# Combinatorial identity

## Hockey-Stick Identity

For $n,r\in\mathbb{N}, n>r,\sum^n_{i=r}{i\choose r}={n+1\choose r+1}$.

This identity is known as the hockey-stick identity because, on Pascal's triangle, when the addends represented in the summation and the sum itself are highlighted, a hockey-stick shape is revealed.

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### Proof

This identity can be proven by induction on $n$.

Base case Let $n=r$. $\sum^n_{i=r}{i\choose r}=\sum^r_{i=r}{i\choose r}={r\choose r}=1={r+1\choose r+1}$.

Inductive step Suppose, for some $k\in\mathbb{N}, k>r$, $\sum^k_{i=r}{i\choose r}={k+1\choose r+1}$. Then $\sum^{k+1}_{i=r}{i\choose r}=\left(\sum^k_{i=r}{i\choose r}\right)+{k+1\choose r}={k+1\choose r+1}+{k+1\choose r}={k+2\choose r+1}$.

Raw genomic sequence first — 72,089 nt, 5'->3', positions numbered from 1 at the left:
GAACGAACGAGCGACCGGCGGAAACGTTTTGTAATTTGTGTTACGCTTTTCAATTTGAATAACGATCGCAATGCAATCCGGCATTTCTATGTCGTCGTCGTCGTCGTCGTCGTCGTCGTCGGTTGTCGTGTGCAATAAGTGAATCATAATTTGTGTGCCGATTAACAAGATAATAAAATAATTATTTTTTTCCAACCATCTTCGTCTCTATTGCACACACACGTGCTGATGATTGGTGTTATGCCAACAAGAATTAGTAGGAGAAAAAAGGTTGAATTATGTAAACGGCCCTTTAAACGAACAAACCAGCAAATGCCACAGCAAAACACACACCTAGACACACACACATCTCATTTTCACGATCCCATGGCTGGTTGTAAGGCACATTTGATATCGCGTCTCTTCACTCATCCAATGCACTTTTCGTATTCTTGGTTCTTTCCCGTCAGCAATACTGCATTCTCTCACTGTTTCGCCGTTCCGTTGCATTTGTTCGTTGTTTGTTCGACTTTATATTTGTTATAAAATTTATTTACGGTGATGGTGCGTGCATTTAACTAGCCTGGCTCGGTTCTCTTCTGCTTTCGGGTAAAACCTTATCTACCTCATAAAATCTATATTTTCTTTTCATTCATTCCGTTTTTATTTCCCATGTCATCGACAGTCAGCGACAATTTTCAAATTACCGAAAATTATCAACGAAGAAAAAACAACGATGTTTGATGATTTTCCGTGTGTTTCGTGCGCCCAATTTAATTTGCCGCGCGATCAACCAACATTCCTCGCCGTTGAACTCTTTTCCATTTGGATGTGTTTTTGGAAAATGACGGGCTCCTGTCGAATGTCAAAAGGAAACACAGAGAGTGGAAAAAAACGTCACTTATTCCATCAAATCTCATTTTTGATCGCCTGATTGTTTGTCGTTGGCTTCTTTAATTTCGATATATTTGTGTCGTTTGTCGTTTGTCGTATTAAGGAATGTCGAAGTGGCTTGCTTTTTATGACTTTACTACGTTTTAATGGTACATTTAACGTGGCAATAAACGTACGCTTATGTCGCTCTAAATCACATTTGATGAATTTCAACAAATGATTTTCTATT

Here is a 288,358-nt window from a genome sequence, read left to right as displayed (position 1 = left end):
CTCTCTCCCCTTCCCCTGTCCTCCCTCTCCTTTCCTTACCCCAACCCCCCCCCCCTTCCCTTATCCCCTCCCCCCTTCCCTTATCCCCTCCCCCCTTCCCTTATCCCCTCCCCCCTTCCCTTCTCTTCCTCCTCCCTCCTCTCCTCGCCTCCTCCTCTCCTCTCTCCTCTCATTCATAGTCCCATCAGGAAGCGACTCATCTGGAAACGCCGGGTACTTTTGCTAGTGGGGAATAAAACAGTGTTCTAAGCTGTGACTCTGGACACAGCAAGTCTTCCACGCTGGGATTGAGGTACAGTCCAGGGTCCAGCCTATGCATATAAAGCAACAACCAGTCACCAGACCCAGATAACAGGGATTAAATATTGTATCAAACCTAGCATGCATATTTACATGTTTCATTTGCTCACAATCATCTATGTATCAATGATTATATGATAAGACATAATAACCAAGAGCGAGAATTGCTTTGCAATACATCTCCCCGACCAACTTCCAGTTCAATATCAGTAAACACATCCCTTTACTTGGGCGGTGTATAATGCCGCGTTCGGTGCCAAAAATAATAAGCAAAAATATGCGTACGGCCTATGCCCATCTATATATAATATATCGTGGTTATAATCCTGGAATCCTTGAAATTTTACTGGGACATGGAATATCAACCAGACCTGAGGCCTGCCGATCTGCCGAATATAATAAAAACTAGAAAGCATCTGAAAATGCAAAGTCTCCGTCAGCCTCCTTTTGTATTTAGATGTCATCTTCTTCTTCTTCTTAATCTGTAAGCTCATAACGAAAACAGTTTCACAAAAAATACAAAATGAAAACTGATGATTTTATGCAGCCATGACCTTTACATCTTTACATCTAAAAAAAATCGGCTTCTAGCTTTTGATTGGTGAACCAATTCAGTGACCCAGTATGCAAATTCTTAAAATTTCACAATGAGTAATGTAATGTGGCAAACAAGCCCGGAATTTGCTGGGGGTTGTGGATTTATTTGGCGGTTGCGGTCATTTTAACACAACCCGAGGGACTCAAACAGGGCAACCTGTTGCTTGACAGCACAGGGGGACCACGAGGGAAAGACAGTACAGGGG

It can also be proven algebraicly with pascal's identity ${n \choose k}={n-1\choose k-1}+{n-1\choose k}$


Look at ${r \choose r}+{r+1 \choose r} +{r+2 \choose r}...+{r+a \choose r}$ It can be rewritten as ${r+1 \choose r+1}+{r+1 \choose r} +{r+2 \choose r}...+{r+a \choose r}$ Using pascals identity, we get ${r+2 \choose r+1}+{r+2 \choose r}+...+{r+a \choose r}$ We can continuously apply pascals identity until we get to ${r+a \choose r-1}+{r+a \choose r}={r+a+1 \choose r+1}$